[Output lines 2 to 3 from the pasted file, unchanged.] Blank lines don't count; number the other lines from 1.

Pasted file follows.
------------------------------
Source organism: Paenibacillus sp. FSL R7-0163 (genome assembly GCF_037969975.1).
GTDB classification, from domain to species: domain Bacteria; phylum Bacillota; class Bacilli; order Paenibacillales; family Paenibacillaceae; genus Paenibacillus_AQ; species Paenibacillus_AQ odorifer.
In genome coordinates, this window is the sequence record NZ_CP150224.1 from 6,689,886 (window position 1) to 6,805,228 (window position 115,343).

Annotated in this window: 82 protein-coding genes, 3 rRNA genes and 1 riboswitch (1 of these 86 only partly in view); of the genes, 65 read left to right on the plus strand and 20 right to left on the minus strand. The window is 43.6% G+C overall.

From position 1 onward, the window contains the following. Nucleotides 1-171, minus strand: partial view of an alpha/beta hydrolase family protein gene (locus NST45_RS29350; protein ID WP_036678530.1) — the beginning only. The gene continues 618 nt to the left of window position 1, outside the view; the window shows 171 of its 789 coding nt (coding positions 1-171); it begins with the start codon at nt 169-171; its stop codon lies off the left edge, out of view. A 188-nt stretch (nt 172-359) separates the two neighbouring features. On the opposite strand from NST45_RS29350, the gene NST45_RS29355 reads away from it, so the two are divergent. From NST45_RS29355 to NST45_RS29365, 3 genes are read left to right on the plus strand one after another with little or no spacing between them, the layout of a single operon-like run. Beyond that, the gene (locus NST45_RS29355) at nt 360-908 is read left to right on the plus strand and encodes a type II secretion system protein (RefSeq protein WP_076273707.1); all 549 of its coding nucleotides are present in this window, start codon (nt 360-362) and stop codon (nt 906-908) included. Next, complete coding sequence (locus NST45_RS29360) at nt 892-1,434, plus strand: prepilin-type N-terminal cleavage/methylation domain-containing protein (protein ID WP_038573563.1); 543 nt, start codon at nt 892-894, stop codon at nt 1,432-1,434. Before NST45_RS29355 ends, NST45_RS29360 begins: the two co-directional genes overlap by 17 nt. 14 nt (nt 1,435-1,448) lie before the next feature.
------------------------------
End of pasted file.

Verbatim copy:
GTDB classification, from domain to species: domain Bacteria; phylum Bacillota; class Bacilli; order Paenibacillales; family Paenibacillaceae; genus Paenibacillus_AQ; species Paenibacillus_AQ odorifer.
In genome coordinates, this window is the sequence record NZ_CP150224.1 from 6,689,886 (window position 1) to 6,805,228 (window position 115,343).